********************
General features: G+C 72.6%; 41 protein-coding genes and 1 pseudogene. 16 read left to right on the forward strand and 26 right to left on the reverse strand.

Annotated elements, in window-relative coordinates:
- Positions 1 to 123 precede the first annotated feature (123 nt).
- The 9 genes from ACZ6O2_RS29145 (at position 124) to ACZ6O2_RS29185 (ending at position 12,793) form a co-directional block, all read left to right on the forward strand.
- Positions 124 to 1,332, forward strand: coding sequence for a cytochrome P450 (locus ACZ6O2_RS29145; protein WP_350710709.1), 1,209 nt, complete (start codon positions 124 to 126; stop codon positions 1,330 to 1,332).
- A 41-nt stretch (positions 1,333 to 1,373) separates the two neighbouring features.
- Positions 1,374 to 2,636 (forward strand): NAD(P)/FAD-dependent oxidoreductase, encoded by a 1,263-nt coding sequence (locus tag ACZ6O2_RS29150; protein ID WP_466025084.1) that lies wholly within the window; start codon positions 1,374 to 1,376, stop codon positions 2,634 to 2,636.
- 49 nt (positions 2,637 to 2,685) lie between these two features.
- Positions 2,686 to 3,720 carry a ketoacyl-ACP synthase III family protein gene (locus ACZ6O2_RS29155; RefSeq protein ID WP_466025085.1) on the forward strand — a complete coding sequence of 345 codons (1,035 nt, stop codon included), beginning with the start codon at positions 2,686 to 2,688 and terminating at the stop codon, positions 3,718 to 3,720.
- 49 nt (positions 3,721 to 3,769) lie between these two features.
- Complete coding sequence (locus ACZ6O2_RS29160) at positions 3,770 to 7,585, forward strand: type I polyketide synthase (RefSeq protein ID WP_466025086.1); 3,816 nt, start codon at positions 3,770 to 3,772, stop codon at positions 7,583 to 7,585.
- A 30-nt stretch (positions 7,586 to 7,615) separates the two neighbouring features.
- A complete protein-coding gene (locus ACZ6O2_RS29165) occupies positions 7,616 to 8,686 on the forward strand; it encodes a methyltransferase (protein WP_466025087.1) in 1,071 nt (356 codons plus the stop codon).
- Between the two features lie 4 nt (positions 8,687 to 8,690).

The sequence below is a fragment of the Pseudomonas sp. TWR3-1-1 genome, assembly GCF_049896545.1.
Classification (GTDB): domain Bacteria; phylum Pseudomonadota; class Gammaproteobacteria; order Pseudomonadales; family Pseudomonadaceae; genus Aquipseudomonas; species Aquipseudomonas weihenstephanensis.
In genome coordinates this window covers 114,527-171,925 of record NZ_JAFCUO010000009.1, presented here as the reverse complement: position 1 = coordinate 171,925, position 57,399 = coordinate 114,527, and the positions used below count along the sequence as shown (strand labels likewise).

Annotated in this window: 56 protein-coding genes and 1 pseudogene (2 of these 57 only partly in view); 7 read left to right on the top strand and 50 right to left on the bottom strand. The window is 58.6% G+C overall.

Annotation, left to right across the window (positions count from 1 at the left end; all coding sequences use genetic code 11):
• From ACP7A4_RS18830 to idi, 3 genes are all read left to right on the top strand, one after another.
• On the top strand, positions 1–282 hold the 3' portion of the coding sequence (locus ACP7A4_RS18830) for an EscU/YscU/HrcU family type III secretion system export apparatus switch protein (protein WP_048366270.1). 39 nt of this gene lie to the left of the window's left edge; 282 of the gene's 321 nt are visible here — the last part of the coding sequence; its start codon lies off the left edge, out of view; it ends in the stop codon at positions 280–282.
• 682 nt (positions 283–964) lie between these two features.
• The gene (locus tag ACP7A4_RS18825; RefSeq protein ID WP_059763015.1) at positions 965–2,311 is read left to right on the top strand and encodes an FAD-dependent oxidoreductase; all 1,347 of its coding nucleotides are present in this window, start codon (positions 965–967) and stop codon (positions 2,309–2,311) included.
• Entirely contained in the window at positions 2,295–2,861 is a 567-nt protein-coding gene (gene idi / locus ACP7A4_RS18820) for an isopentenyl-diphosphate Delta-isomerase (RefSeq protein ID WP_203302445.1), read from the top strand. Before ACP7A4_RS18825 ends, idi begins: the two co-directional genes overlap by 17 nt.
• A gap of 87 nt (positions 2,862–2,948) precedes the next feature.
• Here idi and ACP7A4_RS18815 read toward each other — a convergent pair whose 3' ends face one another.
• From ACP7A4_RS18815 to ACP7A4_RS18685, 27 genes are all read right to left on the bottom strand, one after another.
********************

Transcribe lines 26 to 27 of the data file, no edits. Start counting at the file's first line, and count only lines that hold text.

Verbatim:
• Here idi and ACP7A4_RS18815 read toward each other — a convergent pair whose 3' ends face one another.
• From ACP7A4_RS18815 to ACP7A4_RS18685, 27 genes are all read right to left on the bottom strand, one after another.